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1. Introducing the Case
Formulas in Tableau are often written in a shelf above the visualization. In this lesson, We'll go through how to do this and introduce the data set for this course.
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Writing formulas in Tableau
- Tableau has its own Calculation Language that you will need for writing formulas
- Thankfully, this language is similar to Microsoft Excel and very easy to learn
- Formulas are typically written either in a shelf or in a calculated field
- Tableau also has some pre-built formulas, stored as Quick Table Calculations that are very popular
Introducing the case
- The dataset contains pharmaceutical sales data for 19 products
- Each row represents monthly sales of a product to a single customer
- The dataset comprises over 50,000 rows so download files will be larger than usual
In Tableau as an Excel, it's possible to write many different formulas to manipulate your data. In this course we're going to learn all the tools needed to build complex formulas in Tableau. Tableau has its own formula language that differs from Excel and SQL but thankfully it's not very difficult to understand and master. In fact, many of the functions that we use in Tableau will be familiar to you if you have used Excel before such as IF, SUM, MAX, Median, et cetera. In many ways, Tableau's formula language is superior to that of Excel because it allows you to create variables and also use more powerful functions such as CASE which we will see in a later lesson. In Tableau, formulas are normally written either in a shelf or in a calculated field. A calculated field is a field that you would like to generate in your data set but is not currently there. For example, you might want to divide profit by sales to calculate profit margin and have this value as a calculated field to add to your visualizations.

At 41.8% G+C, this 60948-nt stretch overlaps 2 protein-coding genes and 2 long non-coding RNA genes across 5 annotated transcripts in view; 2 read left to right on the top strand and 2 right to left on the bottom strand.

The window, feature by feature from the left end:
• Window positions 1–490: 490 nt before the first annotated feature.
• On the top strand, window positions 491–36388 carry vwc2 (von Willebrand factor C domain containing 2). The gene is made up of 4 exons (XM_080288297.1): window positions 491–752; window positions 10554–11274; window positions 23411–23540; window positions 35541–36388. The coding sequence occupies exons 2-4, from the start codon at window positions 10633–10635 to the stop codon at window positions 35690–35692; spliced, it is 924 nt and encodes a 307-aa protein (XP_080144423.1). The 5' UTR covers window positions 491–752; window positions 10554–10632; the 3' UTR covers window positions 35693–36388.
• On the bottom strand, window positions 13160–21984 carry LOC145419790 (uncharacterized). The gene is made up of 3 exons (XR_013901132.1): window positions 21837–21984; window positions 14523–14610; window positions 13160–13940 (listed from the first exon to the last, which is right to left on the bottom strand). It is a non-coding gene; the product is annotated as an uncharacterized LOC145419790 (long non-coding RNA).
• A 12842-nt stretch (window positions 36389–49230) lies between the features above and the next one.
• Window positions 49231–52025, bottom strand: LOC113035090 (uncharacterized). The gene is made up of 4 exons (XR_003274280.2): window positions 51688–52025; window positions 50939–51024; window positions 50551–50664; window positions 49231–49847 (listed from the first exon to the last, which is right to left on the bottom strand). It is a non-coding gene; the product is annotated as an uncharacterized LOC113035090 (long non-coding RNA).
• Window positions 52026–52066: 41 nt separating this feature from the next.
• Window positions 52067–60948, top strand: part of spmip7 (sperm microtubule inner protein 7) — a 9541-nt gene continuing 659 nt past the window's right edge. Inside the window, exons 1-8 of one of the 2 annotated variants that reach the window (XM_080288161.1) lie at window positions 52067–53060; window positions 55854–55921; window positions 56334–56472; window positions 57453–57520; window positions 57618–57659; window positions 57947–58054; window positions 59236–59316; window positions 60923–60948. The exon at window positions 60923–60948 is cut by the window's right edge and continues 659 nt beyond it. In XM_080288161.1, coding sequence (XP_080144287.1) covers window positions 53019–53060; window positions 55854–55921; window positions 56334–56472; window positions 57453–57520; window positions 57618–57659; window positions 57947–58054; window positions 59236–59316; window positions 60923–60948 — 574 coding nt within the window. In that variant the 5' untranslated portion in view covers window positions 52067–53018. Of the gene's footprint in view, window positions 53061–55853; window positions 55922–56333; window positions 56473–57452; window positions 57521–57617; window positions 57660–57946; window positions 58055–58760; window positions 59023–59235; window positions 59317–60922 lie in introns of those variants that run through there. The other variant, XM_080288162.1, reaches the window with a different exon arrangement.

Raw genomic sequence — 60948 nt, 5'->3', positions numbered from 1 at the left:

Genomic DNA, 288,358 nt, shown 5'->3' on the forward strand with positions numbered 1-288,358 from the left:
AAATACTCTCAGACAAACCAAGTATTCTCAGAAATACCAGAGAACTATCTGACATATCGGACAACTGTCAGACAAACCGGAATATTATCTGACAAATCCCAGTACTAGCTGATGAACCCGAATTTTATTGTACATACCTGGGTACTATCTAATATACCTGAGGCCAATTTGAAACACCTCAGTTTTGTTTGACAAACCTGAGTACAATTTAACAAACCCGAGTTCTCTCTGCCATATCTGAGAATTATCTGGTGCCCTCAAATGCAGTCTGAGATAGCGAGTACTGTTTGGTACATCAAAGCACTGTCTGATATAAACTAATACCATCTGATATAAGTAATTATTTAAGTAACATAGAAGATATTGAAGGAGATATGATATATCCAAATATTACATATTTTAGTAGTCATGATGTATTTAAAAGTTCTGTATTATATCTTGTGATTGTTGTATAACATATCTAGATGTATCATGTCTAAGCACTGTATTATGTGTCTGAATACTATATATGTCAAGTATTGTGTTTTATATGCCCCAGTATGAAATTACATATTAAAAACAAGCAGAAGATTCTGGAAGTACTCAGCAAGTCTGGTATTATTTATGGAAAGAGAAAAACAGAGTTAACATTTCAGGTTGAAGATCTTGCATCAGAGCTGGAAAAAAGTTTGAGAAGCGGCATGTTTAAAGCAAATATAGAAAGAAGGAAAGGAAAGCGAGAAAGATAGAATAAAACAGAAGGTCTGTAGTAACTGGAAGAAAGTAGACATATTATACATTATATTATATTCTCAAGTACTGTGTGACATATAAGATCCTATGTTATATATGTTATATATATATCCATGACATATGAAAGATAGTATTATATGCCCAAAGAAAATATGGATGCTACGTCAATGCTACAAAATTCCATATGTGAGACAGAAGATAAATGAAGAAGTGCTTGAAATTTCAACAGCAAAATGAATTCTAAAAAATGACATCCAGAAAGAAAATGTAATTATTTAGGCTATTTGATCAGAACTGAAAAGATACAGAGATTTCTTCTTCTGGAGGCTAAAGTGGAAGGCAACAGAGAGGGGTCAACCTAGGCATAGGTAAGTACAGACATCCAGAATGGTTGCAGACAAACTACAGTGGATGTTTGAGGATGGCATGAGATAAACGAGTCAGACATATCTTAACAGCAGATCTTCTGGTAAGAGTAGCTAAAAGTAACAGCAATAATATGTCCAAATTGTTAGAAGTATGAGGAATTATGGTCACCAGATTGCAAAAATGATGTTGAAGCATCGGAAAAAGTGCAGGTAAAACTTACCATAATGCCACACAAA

Formulas that exist in shelves are not normally written by the user but are pre-generated in Tableau from drop-down menus.
Let's move to Tableau quickly and see this in action.
When I drag a measure into a shelf, Tableau automatically creates a formula by taking the SUM function and performing this action on the field which is called value. And what this does is calculate the total value in the sheet.
I can adjust this formula by hitting the drop-down and going to measure and in here, I have other aggregate functions that I can use such as the Minimum, Maximum, Average, Median, Count, et cetera. Let's take maximum as an example.
So when I hit Maximum, this now tells me the maximum value for a single entry in my dataset of 3,389.
So as you can see when I add a dimension say fee earner to rows, the calculation is then applied to every value within this dimension.
Not only can I switch the function on the drop-down, I can also perform a quick table calculation which instead of calculating the Max will calculate the percentage of total. So when I select this option and go back to Sum this will show me the percentage of total revenue that each fee earner generates.
So while we almost always use formulas in Tableau, we don't necessarily write them from scratch. Now let's take a look at the case for this particular course. In our data set, we're going to examine pharmaceutical sales for 19 competing fictional products. The data contains monthly sales figures over a multi-year period and these figures are available on all customers for the 19 products in a specific region in the UK.
Note that for this particular case the data set is larger with greater than 50,000 rows so that the sizes of the before and after files underneath the videos will be bigger. In the next lesson, we'll load our data into Tableau and begin using some aggregate functions.